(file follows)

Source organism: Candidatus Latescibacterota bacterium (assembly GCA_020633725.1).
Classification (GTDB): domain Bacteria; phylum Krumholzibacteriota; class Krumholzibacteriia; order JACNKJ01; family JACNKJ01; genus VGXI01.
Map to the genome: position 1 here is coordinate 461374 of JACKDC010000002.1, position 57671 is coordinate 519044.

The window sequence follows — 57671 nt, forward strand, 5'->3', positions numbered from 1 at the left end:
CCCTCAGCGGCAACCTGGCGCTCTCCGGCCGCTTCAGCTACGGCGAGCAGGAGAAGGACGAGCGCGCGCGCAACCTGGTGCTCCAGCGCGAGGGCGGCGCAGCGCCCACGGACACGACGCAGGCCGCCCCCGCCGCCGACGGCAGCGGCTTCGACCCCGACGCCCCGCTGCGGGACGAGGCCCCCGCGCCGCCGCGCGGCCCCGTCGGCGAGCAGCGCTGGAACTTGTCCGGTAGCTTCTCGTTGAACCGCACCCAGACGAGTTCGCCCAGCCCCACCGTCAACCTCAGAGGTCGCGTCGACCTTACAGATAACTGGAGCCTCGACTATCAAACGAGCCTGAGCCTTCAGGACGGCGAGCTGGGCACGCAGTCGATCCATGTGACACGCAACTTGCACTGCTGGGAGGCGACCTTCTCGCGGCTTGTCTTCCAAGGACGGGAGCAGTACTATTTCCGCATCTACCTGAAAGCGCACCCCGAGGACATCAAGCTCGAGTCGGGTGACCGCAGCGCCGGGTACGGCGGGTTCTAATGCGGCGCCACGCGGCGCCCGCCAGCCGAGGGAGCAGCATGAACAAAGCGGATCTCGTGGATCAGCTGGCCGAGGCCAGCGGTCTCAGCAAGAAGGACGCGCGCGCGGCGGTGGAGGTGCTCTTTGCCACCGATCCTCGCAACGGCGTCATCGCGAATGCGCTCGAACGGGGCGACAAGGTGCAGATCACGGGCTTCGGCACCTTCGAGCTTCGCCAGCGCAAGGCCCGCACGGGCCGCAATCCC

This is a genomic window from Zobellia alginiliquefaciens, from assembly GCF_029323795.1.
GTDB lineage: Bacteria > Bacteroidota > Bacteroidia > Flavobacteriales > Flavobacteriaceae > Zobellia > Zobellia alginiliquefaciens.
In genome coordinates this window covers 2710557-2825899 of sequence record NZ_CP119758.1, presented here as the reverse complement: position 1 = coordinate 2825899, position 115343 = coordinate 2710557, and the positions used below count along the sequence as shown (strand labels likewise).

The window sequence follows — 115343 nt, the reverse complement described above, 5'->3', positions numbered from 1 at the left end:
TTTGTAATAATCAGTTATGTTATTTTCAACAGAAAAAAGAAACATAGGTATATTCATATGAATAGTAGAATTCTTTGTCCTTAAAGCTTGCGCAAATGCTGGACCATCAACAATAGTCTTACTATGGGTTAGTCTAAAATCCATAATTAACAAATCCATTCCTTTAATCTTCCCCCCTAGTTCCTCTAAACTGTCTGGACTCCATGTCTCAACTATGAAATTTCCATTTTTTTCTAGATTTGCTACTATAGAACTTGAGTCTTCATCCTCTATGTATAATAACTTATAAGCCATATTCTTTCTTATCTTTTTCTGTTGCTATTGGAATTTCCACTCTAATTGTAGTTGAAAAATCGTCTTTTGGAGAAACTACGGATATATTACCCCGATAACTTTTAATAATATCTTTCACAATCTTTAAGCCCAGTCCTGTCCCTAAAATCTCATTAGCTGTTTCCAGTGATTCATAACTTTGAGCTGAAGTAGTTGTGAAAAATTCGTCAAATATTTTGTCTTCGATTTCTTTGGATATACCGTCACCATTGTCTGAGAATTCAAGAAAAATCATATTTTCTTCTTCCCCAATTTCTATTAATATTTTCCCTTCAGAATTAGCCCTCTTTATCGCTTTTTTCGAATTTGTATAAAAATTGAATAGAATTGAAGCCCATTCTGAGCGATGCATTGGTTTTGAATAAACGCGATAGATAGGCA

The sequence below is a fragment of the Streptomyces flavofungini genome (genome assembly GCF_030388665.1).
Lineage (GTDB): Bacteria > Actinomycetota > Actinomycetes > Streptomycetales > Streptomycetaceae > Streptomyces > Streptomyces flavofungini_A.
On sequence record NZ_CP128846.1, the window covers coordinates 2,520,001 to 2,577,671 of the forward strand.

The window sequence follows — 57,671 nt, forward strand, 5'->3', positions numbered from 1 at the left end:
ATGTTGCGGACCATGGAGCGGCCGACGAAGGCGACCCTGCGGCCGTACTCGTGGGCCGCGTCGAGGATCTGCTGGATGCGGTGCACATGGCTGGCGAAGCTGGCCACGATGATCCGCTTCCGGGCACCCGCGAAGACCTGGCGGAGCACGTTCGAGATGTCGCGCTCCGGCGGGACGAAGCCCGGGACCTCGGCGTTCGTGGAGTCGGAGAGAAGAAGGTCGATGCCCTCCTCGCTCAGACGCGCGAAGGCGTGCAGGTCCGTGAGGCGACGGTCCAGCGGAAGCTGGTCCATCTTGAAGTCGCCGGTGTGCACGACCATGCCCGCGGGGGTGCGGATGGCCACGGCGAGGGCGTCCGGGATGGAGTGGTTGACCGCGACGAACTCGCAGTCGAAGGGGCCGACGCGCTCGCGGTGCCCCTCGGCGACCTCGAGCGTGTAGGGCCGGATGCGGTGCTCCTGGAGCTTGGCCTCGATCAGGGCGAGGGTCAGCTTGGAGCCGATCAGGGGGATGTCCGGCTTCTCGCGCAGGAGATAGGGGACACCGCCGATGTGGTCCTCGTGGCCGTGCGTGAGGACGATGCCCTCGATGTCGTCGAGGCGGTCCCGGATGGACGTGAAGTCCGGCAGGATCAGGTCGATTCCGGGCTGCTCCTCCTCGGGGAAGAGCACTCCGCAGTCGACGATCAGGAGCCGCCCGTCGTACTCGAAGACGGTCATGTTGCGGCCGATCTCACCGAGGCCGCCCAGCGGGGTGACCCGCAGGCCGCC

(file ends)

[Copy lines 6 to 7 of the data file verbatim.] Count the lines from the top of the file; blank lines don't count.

This is a genomic window from Zobellia alginiliquefaciens, from assembly GCF_029323795.1.
GTDB lineage: Bacteria > Bacteroidota > Bacteroidia > Flavobacteriales > Flavobacteriaceae > Zobellia > Zobellia alginiliquefaciens.